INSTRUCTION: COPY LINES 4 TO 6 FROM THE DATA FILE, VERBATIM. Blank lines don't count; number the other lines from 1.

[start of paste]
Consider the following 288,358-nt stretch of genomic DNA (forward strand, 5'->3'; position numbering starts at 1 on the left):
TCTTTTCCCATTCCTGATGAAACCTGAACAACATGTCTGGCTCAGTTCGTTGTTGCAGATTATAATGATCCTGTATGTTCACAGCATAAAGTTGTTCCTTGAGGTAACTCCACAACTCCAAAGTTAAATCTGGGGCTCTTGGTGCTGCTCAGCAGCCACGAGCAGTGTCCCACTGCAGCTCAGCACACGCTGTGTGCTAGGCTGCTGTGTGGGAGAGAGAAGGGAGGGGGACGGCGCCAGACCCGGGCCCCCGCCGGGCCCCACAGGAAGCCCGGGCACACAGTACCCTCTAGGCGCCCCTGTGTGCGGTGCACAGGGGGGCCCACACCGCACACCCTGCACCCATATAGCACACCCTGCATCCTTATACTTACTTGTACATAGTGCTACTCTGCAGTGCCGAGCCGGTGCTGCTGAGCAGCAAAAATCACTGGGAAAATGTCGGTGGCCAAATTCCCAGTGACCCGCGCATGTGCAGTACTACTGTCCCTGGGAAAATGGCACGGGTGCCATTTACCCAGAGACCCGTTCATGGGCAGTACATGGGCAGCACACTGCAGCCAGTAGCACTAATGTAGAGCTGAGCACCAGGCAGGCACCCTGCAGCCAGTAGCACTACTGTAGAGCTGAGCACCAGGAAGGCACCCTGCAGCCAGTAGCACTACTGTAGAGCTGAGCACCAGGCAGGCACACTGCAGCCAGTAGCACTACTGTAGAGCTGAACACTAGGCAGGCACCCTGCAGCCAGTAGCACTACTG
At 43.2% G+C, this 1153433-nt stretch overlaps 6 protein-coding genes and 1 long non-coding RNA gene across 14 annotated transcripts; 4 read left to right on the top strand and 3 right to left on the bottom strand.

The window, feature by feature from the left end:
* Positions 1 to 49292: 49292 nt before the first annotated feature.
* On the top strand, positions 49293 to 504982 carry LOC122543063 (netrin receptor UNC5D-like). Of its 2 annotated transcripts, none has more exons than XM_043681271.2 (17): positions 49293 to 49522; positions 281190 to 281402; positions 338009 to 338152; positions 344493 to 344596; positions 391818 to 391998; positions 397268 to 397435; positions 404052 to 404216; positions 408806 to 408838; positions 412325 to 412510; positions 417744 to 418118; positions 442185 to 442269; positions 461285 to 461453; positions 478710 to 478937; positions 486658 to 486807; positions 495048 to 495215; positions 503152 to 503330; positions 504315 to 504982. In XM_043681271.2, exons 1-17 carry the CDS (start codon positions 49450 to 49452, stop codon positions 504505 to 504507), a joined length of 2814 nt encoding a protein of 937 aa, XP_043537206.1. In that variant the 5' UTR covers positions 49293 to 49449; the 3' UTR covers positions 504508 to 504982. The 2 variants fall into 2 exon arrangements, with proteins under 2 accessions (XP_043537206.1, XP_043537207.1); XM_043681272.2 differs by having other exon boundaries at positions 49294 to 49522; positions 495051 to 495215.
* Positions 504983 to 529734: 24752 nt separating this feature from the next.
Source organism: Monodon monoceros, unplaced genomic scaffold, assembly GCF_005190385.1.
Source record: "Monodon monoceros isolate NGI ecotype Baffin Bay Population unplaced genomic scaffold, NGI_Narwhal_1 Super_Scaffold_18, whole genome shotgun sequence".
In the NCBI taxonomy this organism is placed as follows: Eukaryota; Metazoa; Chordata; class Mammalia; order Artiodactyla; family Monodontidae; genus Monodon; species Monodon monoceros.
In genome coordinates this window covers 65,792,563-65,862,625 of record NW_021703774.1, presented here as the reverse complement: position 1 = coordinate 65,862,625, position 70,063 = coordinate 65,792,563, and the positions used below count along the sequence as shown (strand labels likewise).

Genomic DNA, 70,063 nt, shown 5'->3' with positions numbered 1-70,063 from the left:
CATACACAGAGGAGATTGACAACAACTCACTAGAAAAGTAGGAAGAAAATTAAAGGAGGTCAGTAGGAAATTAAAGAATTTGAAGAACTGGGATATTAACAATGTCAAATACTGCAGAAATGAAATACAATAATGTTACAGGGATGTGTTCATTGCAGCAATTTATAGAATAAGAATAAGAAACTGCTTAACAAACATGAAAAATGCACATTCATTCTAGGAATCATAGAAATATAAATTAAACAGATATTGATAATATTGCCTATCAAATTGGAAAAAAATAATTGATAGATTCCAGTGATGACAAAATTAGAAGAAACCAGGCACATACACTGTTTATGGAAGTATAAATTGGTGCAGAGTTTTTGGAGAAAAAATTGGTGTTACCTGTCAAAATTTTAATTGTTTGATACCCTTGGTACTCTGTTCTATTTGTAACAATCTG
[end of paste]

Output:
The window, feature by feature from the left end:
* Positions 1 to 49292: 49292 nt before the first annotated feature.
* On the top strand, positions 49293 to 504982 carry LOC122543063 (netrin receptor UNC5D-like). Of its 2 annotated transcripts, none has more exons than XM_043681271.2 (17): positions 49293 to 49522; positions 281190 to 281402; positions 338009 to 338152; positions 344493 to 344596; positions 391818 to 391998; positions 397268 to 397435; positions 404052 to 404216; positions 408806 to 408838; positions 412325 to 412510; positions 417744 to 418118; positions 442185 to 442269; positions 461285 to 461453; positions 478710 to 478937; positions 486658 to 486807; positions 495048 to 495215; positions 503152 to 503330; positions 504315 to 504982. In XM_043681271.2, exons 1-17 carry the CDS (start codon positions 49450 to 49452, stop codon positions 504505 to 504507), a joined length of 2814 nt encoding a protein of 937 aa, XP_043537206.1. In that variant the 5' UTR covers positions 49293 to 49449; the 3' UTR covers positions 504508 to 504982. The 2 variants fall into 2 exon arrangements, with proteins under 2 accessions (XP_043537206.1, XP_043537207.1); XM_043681272.2 differs by having other exon boundaries at positions 49294 to 49522; positions 495051 to 495215.